About two dozen Syracuse University students have been told they’re on interim-suspension after they refused to leave a sit-in at the administration building. The latest stand-off between the Not Again SU protesters and university leadership includes diverted classes and locked doors with less tolerance by SU administration than protestors received during demonstrations late last year.
Crouse-Hinds Hall has been on lockdown since last night, though university officials say the students inside are free to leave anytime. Meanwhile, others are locked out, including Assistant Political Science Professor Jenn Jackson. She says the students are clearly upset, and the Department of Public Safety has been aggressive.
“There were students at the windows, their faces literally in tears. They were crying because they were so hungry and because they feel they’re being intimidated by DPS agents, and they’re scared. So part of what we said when we talked to administrators that came downstairs was that they need to let faculty members inside so that we can talk to them and act as a buffer between students and DPS agents.”
Students renewed their protests Monday and have a new list of demands which inlcude:
- The identification of perpetrators in biased incidents;
- A tuition freeze;
- The disarming of public safety officers
- The University taking public responsibility for the systemic issues that occur on campus.
University officials issued this statement to media regarding students protesting inside of the administation building
Student demonstrators, currently staging a protest in Crouse Hinds Hall, are free to leave at any time. In fact, these students have been asked and encouraged, on multiple occasions, to exit the building. Any claim that students are being prevented from leaving Crouse Hinds Hall is patently false.
A student protester with Not Again SU, most of whom ask to remain anonymous, says they're trying to ensure transparency and progress.
“Our demands are to make the campus better, to make it a better space. You can let the whole general body know what they’re doing. All of these things are not going to just benefit specific groups, like they’re going to benefit everybody on this campus.”
A statement posted to the Syracuse Univeity website explained the administration's position for being less tolerant with the current protests.
"Though the University continues to support peaceful demonstration and the free and respectful exchange of ideas, University leaders are enforcing established policies that help maintain an environment that fosters sensitivity, understanding and respect for all 22,000 students in our community, as well as our faculty, staff and visitors."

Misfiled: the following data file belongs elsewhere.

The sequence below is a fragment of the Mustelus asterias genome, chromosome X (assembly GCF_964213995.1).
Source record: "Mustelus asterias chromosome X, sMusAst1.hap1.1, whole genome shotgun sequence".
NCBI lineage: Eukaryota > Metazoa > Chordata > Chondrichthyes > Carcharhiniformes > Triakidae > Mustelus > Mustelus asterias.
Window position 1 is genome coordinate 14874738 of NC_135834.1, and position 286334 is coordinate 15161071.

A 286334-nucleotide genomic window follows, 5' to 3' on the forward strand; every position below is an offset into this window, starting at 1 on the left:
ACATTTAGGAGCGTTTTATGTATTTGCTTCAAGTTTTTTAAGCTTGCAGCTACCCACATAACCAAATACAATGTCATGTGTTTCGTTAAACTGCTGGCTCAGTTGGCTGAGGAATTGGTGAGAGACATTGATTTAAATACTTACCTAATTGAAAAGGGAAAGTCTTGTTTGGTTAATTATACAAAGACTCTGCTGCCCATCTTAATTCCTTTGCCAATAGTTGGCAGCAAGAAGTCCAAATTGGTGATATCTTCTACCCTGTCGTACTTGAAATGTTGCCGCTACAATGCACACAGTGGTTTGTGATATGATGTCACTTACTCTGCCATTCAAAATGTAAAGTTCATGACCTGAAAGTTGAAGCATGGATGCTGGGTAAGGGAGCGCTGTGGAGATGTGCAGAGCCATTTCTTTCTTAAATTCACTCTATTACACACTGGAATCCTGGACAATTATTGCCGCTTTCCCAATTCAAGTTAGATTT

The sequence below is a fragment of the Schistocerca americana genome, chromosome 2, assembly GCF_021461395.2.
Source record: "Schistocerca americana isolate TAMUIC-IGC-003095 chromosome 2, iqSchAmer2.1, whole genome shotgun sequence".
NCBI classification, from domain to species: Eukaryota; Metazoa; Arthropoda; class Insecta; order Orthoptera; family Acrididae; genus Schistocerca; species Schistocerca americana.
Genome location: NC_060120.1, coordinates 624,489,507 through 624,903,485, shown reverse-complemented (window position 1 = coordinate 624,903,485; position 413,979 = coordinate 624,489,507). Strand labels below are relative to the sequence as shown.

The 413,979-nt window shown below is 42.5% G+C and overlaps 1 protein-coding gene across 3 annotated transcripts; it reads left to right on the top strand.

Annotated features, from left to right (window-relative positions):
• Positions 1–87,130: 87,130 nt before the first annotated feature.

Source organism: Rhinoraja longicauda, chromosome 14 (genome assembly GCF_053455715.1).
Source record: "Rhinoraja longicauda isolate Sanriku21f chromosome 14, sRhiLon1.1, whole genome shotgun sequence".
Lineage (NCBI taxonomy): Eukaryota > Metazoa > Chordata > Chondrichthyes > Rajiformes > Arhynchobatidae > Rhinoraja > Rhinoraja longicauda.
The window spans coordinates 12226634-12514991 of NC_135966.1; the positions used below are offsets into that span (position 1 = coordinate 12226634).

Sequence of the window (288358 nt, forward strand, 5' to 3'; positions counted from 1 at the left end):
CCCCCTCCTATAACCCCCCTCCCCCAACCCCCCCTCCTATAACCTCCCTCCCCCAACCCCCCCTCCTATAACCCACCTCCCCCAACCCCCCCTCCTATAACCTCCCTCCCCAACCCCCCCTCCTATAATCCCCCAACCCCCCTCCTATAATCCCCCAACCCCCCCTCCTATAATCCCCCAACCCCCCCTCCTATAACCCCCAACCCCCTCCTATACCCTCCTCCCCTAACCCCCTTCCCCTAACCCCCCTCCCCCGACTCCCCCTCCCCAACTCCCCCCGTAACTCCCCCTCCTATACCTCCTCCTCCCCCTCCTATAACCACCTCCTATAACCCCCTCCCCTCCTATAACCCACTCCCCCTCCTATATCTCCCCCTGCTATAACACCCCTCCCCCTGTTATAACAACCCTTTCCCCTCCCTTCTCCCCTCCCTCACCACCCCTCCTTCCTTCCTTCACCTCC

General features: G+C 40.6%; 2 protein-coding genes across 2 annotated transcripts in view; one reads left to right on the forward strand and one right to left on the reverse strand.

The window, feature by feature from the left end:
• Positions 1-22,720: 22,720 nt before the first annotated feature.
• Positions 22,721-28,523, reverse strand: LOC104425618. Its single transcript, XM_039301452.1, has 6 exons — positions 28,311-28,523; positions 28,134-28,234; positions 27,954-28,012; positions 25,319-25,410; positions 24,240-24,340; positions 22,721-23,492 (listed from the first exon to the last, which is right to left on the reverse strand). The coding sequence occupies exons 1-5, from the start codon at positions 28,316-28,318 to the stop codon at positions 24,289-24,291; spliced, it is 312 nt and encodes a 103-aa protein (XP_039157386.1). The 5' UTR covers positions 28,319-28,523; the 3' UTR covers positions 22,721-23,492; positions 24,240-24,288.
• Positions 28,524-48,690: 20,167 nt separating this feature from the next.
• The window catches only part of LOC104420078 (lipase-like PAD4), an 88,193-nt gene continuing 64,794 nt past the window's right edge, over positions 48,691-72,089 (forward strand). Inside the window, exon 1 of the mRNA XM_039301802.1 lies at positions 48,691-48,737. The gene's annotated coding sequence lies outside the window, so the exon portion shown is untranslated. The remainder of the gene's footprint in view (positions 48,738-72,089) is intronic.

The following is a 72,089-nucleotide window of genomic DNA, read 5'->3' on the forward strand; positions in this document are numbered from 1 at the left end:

Mayor Ben Walsh also assured both students and the community that he is paying attention.
“I am monitoring the developments at Syracuse University. My primary concerns are ensuring that students and the campus community are safe and that students are provided the opportunity to present their concerns. My staff and I will continue to be in regular contact with the Administration, the Syracuse Police Department and, as in the past, with students on campus,” Walsh said in a release.
Students are also requesting the resignation of four top administrators, including Chancellor Kent Syverud. Professor Jackson says the answers to the problems are obvious to her.
“The solution is for the administration to support them; the solution is for the administration to say that it’s ok for them to occupy a space on a campus where they pay tuition to attend. The solution is for faculty members to be allowed to talk to our students and the solution is for them not to be suspended for protesting.”
Social media posts by supporters asked university officials to reinstate those who face suspensions, and to allow the delivery of food, toiletries and medical supplies to protesters who refuse to leave the building.
The University released a statement expressing that students protesting in Crouse Hinds Hall violated the Campus Disruption Policy. They have yet to respond to the new list of demands and requests from Not Again SU.
Last year and at the beginning of the current semester, SU officials pledged to make progress on hiring, new programs and investments in other resources to respond to demands made in the initial protests last November. Those measures included an Independent Advisory Panel that started hearings this week, inviting students to participate.